It may be that induced hydraulic fracturing, the process commonly known as fracking, is a perfectly safe and effective way to draw natural gas from deep within the earth’s crust. It could be that fears about the process polluting groundwater reservoirs and inflicting considerable and irreversible environmental damage are overblown and without merit.
Until North Carolina knows that for certain, however, it makes sense to allow research and determine the necessary regulations to ensure protection of drinking water near fracking sites. The General Assembly has two bills with competing approaches to this issue and backing a measure that moves hastily to allow the process would be a grave mistake.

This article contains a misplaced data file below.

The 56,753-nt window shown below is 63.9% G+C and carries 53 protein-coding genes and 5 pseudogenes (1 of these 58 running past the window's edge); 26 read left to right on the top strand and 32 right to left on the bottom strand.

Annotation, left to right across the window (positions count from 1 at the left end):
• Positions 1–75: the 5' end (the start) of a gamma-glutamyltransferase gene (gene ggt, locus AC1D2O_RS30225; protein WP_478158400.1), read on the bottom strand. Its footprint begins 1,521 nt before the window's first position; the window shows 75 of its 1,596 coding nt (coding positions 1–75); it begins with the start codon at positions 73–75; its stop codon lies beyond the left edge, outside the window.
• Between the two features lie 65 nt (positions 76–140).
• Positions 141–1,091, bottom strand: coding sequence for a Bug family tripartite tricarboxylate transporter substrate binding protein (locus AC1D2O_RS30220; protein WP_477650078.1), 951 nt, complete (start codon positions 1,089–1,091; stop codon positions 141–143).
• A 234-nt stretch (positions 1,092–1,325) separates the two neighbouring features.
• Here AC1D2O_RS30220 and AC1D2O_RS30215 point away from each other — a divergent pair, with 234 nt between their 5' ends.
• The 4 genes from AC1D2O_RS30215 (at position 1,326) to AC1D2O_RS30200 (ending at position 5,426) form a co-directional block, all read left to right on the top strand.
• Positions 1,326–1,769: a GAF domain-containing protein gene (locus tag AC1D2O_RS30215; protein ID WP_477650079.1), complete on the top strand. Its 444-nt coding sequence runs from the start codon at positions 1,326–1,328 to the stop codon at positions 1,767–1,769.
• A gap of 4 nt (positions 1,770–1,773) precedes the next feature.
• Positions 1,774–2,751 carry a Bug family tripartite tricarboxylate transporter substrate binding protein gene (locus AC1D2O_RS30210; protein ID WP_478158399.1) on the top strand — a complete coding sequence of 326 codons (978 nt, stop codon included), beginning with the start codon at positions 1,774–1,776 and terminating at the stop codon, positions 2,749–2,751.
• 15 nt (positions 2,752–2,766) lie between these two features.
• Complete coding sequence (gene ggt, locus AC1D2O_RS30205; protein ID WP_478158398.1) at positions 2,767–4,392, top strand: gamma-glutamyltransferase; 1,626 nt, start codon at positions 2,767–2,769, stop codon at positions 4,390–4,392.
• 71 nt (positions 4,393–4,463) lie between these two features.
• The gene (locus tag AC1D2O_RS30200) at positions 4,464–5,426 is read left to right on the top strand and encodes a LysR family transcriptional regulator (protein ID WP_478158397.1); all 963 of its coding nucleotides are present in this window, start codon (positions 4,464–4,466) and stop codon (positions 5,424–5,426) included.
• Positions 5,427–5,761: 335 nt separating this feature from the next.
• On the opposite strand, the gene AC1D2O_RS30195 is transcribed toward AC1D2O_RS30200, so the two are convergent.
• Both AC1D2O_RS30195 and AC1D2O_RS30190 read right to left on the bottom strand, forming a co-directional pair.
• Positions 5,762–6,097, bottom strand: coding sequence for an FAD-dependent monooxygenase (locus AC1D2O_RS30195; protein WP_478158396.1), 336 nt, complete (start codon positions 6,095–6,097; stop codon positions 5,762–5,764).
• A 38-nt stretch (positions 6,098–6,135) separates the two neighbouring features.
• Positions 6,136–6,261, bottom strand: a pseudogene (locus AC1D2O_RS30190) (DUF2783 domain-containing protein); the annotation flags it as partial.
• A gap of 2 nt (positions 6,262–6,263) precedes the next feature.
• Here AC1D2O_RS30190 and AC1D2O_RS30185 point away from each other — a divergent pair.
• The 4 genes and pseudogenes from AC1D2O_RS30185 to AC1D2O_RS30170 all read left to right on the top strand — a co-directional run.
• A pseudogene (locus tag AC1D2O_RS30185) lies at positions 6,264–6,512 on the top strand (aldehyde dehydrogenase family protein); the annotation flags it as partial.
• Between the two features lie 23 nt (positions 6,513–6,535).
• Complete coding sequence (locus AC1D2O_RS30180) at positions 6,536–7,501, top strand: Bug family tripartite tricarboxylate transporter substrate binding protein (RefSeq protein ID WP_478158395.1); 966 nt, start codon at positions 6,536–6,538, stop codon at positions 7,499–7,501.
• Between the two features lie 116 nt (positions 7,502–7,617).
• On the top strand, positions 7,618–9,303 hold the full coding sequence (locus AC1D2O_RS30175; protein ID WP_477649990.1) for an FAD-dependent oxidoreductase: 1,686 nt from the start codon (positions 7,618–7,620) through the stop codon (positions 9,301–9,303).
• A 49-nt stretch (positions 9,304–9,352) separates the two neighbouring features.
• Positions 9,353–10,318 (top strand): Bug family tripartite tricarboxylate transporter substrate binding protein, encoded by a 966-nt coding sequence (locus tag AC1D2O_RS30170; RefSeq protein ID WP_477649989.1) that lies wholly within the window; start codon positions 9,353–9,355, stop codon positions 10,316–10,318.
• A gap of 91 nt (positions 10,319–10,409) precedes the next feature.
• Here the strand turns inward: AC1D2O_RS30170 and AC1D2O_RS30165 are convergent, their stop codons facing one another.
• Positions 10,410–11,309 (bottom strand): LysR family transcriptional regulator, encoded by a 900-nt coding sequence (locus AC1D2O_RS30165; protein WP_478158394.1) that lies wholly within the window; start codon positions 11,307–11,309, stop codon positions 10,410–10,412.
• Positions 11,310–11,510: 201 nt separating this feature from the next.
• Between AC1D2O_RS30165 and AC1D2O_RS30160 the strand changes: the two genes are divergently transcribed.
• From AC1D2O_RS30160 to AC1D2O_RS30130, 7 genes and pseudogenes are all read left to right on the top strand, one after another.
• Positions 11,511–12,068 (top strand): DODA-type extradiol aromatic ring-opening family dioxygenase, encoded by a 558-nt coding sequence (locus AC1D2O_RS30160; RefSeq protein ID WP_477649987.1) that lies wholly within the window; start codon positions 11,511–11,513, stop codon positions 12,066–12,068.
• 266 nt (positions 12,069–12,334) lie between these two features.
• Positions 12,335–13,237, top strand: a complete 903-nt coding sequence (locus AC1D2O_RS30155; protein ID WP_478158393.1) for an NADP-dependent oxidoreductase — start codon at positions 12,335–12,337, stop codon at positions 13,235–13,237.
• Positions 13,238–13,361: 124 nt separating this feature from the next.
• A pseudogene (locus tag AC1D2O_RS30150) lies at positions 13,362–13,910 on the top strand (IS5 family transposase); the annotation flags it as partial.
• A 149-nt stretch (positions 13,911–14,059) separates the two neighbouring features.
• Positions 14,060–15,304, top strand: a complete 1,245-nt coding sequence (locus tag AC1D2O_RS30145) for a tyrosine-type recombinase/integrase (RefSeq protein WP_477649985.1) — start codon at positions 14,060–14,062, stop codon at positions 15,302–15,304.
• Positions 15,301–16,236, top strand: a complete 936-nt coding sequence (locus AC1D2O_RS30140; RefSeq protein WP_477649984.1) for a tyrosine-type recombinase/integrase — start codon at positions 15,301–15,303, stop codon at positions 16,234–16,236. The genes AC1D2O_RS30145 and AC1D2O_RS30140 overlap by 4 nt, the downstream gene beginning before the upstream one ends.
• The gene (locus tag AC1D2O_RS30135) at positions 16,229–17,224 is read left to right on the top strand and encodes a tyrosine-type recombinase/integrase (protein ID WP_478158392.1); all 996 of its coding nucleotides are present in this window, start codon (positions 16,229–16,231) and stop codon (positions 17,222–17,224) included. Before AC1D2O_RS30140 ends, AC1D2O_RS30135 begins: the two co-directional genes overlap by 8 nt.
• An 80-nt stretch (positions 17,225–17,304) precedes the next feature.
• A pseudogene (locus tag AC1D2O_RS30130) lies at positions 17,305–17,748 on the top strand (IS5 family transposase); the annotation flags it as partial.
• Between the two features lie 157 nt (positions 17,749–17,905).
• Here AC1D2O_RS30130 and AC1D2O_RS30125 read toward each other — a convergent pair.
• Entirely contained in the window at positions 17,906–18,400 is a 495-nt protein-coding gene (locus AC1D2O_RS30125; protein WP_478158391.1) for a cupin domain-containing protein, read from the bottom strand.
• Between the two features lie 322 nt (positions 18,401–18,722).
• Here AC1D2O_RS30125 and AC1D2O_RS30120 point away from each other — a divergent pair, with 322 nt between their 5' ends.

The N.C. Legislature intends to only cover a few policy items during its short session this year, but the issue of natural gas exploration somehow earned a place at the table. After several attempts to open the state’s coastline to oil drilling failed, lawmakers turned their attention to another potential source of fuel and employment, looking to allow the controversial process known as fracking.
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